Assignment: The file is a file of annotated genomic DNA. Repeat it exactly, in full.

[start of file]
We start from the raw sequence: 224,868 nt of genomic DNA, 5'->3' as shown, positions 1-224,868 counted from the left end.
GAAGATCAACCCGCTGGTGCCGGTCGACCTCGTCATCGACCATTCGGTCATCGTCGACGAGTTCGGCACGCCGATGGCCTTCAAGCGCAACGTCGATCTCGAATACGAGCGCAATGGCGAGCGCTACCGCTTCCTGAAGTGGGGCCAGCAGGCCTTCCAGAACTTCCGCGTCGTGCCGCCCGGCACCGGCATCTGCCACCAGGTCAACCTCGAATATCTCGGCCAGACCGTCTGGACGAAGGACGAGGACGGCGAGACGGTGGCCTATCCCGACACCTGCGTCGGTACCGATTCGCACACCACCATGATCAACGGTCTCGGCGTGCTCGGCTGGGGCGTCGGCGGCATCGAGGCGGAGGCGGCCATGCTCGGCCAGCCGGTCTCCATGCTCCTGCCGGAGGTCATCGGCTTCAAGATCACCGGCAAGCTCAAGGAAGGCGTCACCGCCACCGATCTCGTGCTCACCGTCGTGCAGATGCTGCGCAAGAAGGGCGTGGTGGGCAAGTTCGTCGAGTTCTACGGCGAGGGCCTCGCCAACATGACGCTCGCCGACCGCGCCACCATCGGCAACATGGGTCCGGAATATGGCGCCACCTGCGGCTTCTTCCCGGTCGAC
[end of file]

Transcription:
We start from the raw sequence: 224,868 nt of genomic DNA, 5'->3' as shown, positions 1-224,868 counted from the left end.
GAAGATCAACCCGCTGGTGCCGGTCGACCTCGTCATCGACCATTCGGTCATCGTCGACGAGTTCGGCACGCCGATGGCCTTCAAGCGCAACGTCGATCTCGAATACGAGCGCAATGGCGAGCGCTACCGCTTCCTGAAGTGGGGCCAGCAGGCCTTCCAGAACTTCCGCGTCGTGCCGCCCGGCACCGGCATCTGCCACCAGGTCAACCTCGAATATCTCGGCCAGACCGTCTGGACGAAGGACGAGGACGGCGAGACGGTGGCCTATCCCGACACCTGCGTCGGTACCGATTCGCACACCACCATGATCAACGGTCTCGGCGTGCTCGGCTGGGGCGTCGGCGGCATCGAGGCGGAGGCGGCCATGCTCGGCCAGCCGGTCTCCATGCTCCTGCCGGAGGTCATCGGCTTCAAGATCACCGGCAAGCTCAAGGAAGGCGTCACCGCCACCGATCTCGTGCTCACCGTCGTGCAGATGCTGCGCAAGAAGGGCGTGGTGGGCAAGTTCGTCGAGTTCTACGGCGAGGGCCTCGCCAACATGACGCTCGCCGACCGCGCCACCATCGGCAACATGGGTCCGGAATATGGCGCCACCTGCGGCTTCTTCCCGGTCGAC